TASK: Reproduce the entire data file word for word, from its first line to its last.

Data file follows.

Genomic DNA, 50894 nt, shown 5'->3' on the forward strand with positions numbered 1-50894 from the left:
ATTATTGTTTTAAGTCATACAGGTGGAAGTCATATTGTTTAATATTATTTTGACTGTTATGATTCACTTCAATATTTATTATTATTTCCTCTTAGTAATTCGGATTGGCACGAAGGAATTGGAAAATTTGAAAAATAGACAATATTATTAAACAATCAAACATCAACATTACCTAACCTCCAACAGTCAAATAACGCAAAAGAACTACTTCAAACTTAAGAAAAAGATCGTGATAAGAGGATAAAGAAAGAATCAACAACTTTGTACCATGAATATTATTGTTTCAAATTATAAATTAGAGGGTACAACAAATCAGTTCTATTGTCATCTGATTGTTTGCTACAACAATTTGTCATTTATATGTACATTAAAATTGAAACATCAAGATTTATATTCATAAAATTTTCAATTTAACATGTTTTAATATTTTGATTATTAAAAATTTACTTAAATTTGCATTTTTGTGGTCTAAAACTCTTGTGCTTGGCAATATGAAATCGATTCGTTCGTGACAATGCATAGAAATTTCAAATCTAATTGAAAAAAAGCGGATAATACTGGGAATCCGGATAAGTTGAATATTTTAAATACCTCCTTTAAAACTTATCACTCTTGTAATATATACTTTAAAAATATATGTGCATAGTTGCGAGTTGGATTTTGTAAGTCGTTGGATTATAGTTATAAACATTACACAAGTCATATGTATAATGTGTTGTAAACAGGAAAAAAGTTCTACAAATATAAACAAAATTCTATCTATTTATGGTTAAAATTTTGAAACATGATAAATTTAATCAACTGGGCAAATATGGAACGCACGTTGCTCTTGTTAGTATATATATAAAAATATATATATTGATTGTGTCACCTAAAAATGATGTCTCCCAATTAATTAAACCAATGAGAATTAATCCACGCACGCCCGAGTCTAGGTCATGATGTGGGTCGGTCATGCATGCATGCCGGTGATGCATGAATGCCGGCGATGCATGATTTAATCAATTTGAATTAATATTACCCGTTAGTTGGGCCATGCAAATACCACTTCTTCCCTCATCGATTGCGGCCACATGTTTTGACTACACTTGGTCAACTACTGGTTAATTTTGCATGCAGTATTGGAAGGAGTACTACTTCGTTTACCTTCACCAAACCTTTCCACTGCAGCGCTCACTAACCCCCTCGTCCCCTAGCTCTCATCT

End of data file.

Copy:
Genomic DNA, 50894 nt, shown 5'->3' on the forward strand with positions numbered 1-50894 from the left:
ATTATTGTTTTAAGTCATACAGGTGGAAGTCATATTGTTTAATATTATTTTGACTGTTATGATTCACTTCAATATTTATTATTATTTCCTCTTAGTAATTCGGATTGGCACGAAGGAATTGGAAAATTTGAAAAATAGACAATATTATTAAACAATCAAACATCAACATTACCTAACCTCCAACAGTCAAATAACGCAAAAGAACTACTTCAAACTTAAGAAAAAGATCGTGATAAGAGGATAAAGAAAGAATCAACAACTTTGTACCATGAATATTATTGTTTCAAATTATAAATTAGAGGGTACAACAAATCAGTTCTATTGTCATCTGATTGTTTGCTACAACAATTTGTCATTTATATGTACATTAAAATTGAAACATCAAGATTTATATTCATAAAATTTTCAATTTAACATGTTTTAATATTTTGATTATTAAAAATTTACTTAAATTTGCATTTTTGTGGTCTAAAACTCTTGTGCTTGGCAATATGAAATCGATTCGTTCGTGACAATGCATAGAAATTTCAAATCTAATTGAAAAAAAGCGGATAATACTGGGAATCCGGATAAGTTGAATATTTTAAATACCTCCTTTAAAACTTATCACTCTTGTAATATATACTTTAAAAATATATGTGCATAGTTGCGAGTTGGATTTTGTAAGTCGTTGGATTATAGTTATAAACATTACACAAGTCATATGTATAATGTGTTGTAAACAGGAAAAAAGTTCTACAAATATAAACAAAATTCTATCTATTTATGGTTAAAATTTTGAAACATGATAAATTTAATCAACTGGGCAAATATGGAACGCACGTTGCTCTTGTTAGTATATATATAAAAATATATATATTGATTGTGTCACCTAAAAATGATGTCTCCCAATTAATTAAACCAATGAGAATTAATCCACGCACGCCCGAGTCTAGGTCATGATGTGGGTCGGTCATGCATGCATGCCGGTGATGCATGAATGCCGGCGATGCATGATTTAATCAATTTGAATTAATATTACCCGTTAGTTGGGCCATGCAAATACCACTTCTTCCCTCATCGATTGCGGCCACATGTTTTGACTACACTTGGTCAACTACTGGTTAATTTTGCATGCAGTATTGGAAGGAGTACTACTTCGTTTACCTTCACCAAACCTTTCCACTGCAGCGCTCACTAACCCCCTCGTCCCCTAGCTCTCATCT